COLUMBUS, New Mexico (Border Report) – Francisco Villa Campa says people often have the wrong idea about his grandfather.
Yes, he was a military man who had to make tough decisions. Yes, he is remembered as the last general to lead an invading foreign army into the continental United States. But he was also a man who cared deeply about affording others the education he never had.
“Education was a priority for him. He opened 50 schools and wanted his soldiers to learn” to read and write, the Mexico City lawyer said.
On Saturday, Villa Campa was a guest at the 25th Binational Festival of Friendship in Columbus, New Mexico. The three-day festival coincides with the date Pancho Villa’s troops rode into town, guns blazing.
The March 9, 1916, battle left eight American soldiers, 10 townspeople and 60 to 100 of Villa’s soldiers dead. The Mexicans had underestimated American troop strength in the town and could not counter machine-gun fire, according to historians. The raid prompted President Woodrow Wilson to send Gen. John J. Pershing on a punitive expedition to Mexico five days later.
The festival’s highlight was a nearly 100-strong contingent of riders from Mexico, Texas, New Mexico and Arizona riding from the Columbus port of entry to the center of town.
“This is our 25th anniversary of the Binational Friendship Festival. It’s called that because we are not celebrating Pancho Villa’s attack on Columbus. We are reaching out to our Mexican counterparts and friends to become closer, united with us,” said Columbus Mayor Esequiel Salas.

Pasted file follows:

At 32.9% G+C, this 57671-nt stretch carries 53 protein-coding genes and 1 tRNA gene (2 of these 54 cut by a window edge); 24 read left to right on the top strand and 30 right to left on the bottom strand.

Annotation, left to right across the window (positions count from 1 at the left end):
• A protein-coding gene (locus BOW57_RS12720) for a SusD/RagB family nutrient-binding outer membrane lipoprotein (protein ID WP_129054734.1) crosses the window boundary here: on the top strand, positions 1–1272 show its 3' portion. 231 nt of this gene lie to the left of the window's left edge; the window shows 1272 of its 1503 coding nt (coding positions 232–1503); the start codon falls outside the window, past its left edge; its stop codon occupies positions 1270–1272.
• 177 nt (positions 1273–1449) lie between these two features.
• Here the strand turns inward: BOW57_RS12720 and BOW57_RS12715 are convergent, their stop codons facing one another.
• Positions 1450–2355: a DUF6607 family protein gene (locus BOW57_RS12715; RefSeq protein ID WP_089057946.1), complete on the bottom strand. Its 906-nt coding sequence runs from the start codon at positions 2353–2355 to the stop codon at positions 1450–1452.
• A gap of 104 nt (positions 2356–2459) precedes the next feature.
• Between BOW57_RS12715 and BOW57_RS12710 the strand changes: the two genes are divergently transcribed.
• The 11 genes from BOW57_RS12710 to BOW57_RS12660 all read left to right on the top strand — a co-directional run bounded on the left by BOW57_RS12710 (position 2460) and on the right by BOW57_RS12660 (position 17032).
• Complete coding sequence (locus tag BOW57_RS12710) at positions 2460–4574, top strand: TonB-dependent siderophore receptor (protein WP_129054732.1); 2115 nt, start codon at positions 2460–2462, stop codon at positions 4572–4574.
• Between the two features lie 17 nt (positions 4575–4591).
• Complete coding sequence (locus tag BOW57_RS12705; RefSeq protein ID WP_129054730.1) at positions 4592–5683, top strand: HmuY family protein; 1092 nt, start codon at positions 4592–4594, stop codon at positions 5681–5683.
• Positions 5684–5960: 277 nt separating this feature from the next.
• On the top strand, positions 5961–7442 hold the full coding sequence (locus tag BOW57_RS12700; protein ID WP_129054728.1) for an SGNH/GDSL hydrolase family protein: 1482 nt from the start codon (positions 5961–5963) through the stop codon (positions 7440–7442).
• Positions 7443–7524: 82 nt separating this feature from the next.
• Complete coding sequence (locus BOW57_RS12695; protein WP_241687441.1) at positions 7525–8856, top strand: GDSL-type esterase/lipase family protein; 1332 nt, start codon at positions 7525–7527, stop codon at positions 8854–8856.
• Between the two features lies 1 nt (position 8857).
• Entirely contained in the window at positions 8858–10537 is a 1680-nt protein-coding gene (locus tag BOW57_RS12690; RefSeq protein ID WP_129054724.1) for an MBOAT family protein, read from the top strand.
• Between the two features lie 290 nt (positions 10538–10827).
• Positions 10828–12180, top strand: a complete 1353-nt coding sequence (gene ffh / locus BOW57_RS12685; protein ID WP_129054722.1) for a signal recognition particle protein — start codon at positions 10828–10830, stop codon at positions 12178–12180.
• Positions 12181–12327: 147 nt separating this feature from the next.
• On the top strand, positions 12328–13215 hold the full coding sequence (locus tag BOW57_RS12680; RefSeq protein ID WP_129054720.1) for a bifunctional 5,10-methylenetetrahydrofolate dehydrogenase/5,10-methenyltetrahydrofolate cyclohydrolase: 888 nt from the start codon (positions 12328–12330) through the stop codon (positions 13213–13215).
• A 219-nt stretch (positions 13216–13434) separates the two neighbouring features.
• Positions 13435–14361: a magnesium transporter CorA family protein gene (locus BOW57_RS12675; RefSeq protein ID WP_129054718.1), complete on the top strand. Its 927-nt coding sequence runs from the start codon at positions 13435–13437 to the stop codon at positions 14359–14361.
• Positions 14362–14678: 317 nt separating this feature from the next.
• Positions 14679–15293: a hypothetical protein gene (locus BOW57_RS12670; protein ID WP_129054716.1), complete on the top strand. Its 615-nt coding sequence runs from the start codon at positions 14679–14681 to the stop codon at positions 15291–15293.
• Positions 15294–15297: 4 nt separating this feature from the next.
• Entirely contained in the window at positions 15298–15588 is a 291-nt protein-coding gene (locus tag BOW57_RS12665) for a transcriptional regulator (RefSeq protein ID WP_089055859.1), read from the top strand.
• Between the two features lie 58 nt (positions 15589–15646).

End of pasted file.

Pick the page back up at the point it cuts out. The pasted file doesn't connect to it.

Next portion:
Nonetheless, an actor playing Pancho Villa rode at the head of the horse column while a corrido, or dramatic ode, played in the background. “Oye, tu, Francisco Villa/Que dice tu corazon/Ya no te acuerdas valiente/Que tomaste a Torreon. (Hey, Francisco Villa, what does your heart tell you? Do you remember, brave one, how you took down Torreon?)
The riders included men, women and children. Horacio Morales of El Paso says he has participated in the cavalcade for 16 years.
“This is a tradition that should continue forever. It’s important,” he said. “I enjoy riding all the time and I have a lot of fun here in town.”
The flags of the United States, Mexico and host New Mexico fluttered in the wind as the riders covered the three miles from the port of entry to Downtown Columbus with squad cars from the Luna County Sheriff opening the way.
Meantime at the town square, hundreds of locals and visitors sampled food from stands, listened to music that went from a Country Western duo playing cowboy songs to a DJ blasting Mexican regional music.
Fairgoers included tourists from Ontario, Canada, to visitors from Juarez, Mexico.
“What I really like is that both countries celebrate this. The ones from Juarez commemorate that Villa came here and the Americans celebrate the defense of their town,” said Juarez resident Corina Galvan, who came with her husband and son.
Salas said he is glad the festival draws people from all over North America to a small New Mexico town that is rich in history and has a Mexican sister city – Palomas, Mexico – just three miles down the road.
He said he knows of talk and media reports putting the future of the festival in doubt. But he promised the binational festival will continue next year.
“There is plenty of things to do here if you like history,” Salas said.